Google turns 15 and celebrates by smartening up search

The changes are part of Google's new 'Hummingbird' ranking system

Google search through the years, as told by Google.
Google search through the years, as told by Google.

Google is now 15 years old, and the company is celebrating by smartening up its bread-and-butter technology, search, and adding new features such as comparisons and filters.

The new features are part of an advanced search ranking system that Google has been rolling out over the past several months, called "Hummingbird." Hummingbird, a Google spokeswoman said, is designed to make users' search results more useful and relevant, especially when they are asking the search engine long, complex questions.

Not too complex, though. The query, "What is Google planning to do for its 20th birthday," did not produce any definitive answers.

Instead, Google used more simple queries to show how the new search tools, announced Thursday, work.

To start, Google is adding filters and comparisons to search. Both tools are designed to improve the intelligence of Knowledge Graph, Google's developing technology to better understand search queries in their natural language, said Amit Singhal, senior VP of search.

With comparisons, users can enter queries such as "compare butter with olive oil," or "compare Earth vs. Neptune," and Google will display the results in a grid that makes clear the differences between the two. (While Earth has a 365-day orbital period, Neptune's is 165 years, according to Google.)

The comparison tool does not work for all searches. A search for "compare Google vs. Facebook" did not present any such grid in its results.

The filters tool is meant to tackle questions that have multiple answers and let users dive deeper into each result. For example, users can search for "impressionist artists," and a horizontal panel will appear at the top of the results page displaying photographs of people such as Claude Monet, Edgar Degas and Mary Cassatt, which people can click on to learn more. With the filters button, users can change their search to examine other styles of art, such as baroque or abstract.

The tool can give results for a broad range of topics. Top postmodern authors? The panel of photos starts with Don DeLillo, David Foster Wallace and William S. Boroughs. Los Angeles Dodgers pitchers? Brian Wilson, Clayton Kershaw and Ricky Nolasco.

But like comparisons, the filters tool does not work for everything. A search for "technology CEOs" yielded nothing, and neither did "James Bond villains."

The company will also be releasing a new version of its Google Search app for the iPhone and iPad to help those devices better communicate with each other. With the update, people will be able to use one device, such as a tablet, to create a reminder of what to buy at the grocery store. Then, if the person walks into the store with a different device, such as an iPhone, a reminder will pop up.

The updated Google Search app is coming in the next couple of weeks, the company said.

Finally, the company is applying some cosmetic changes to search on mobile phones and tablets, to take out some of the clutter and present the search results on cards, "so you can focus on the answers you're looking for," Google said.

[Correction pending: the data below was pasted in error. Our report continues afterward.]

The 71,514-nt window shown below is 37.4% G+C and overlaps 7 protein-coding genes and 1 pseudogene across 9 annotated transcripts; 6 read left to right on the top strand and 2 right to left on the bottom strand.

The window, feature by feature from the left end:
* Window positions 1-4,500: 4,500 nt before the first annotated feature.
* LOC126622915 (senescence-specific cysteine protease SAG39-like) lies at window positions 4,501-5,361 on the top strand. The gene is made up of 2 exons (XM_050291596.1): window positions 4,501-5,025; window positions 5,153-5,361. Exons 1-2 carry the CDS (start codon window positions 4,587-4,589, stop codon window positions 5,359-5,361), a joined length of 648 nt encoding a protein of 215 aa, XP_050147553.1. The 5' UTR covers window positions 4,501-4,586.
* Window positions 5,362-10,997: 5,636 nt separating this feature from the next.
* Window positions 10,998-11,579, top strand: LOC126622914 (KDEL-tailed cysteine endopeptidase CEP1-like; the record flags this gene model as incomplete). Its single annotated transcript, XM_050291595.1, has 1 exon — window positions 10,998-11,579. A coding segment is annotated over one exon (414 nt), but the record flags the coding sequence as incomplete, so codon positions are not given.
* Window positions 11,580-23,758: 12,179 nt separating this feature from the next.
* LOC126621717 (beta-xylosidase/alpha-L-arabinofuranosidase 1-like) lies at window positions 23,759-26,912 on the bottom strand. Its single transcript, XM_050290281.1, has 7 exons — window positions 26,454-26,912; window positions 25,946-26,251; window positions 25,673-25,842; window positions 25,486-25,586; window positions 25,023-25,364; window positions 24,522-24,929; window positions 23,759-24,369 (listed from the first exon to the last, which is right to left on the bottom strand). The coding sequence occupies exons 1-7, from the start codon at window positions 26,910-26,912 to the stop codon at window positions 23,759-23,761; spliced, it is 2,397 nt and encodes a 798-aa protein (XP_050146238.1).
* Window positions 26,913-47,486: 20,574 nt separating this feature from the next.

The search upgrades were presented Thursday by Google's Singhal, not on the Google campus but at a house in nearby Menlo Park, California -- Google's original "headquarters."

Zach Miners covers social networking, search and general technology news for IDG News Service. Follow Zach on Twitter at @zachminers. Zach's e-mail address is zach_miners@idg.com

Join the newsletter!

Or
Error: Please check your email address.
Show Comments

Blog Posts

Why doing your job well is the key to innovation

The words ‘power company’ and ‘innovation’ probably don’t seem like a natural combination. In fact, when I first went for a marketing role with an electricity company, I semi-dreaded the work I thought I’d be doing.

Catherine Anderson

Head of marketing, Powershop Australia

The great unlearning: How brands can assist with the adoption of voice

Mainstream adoption of voice technology will be all about what consumers are learning not to do.

Ash Mustchin

Director, digital and experiences, Principals

Why getting intimate is key to creating a great customer experience

According to CMO’s State of the CMO 2017 research, 83 per cent of CMOs believe customer experience to be central to their role. An interesting stat considering few of us experience great brand experiences.

Pip Stocks

CEO and founder, BrandHook

'to lesson screen time'LOL someone needs a lesson on how to lessen typos.

Andrew Ward

Golden Circles invests in content play to drive brand purpose

Read more

Hey Nadia, interesting read. We have all read about what your chatbots should offer or have but haven't came across with anything about w...

Ashish K Jain

What not to do when building chatbots and voice-based brand interactions

Read more

There are some many other great solutions compared to the ones you listed here. Our clients left some of those and switched to MARA (getM...

Alexandru Rada

CMO's top 10 martech stories for the week - 9 June

Read more

Charming Shane. You know this is a public forum, right ?

Peter Strohkorb

​CMO Interview: Why aligning sales and marketing drives innovation at Konica Minolta

Read more

I agree customer intimacy is a great way of creating better customer experience. Especially in the Insurance and Financial industry. Her...

Jessicalopez1989

Why getting intimate is key to creating a great customer experience and optimising customer value

Read more

Latest Podcast

More podcasts

Sign in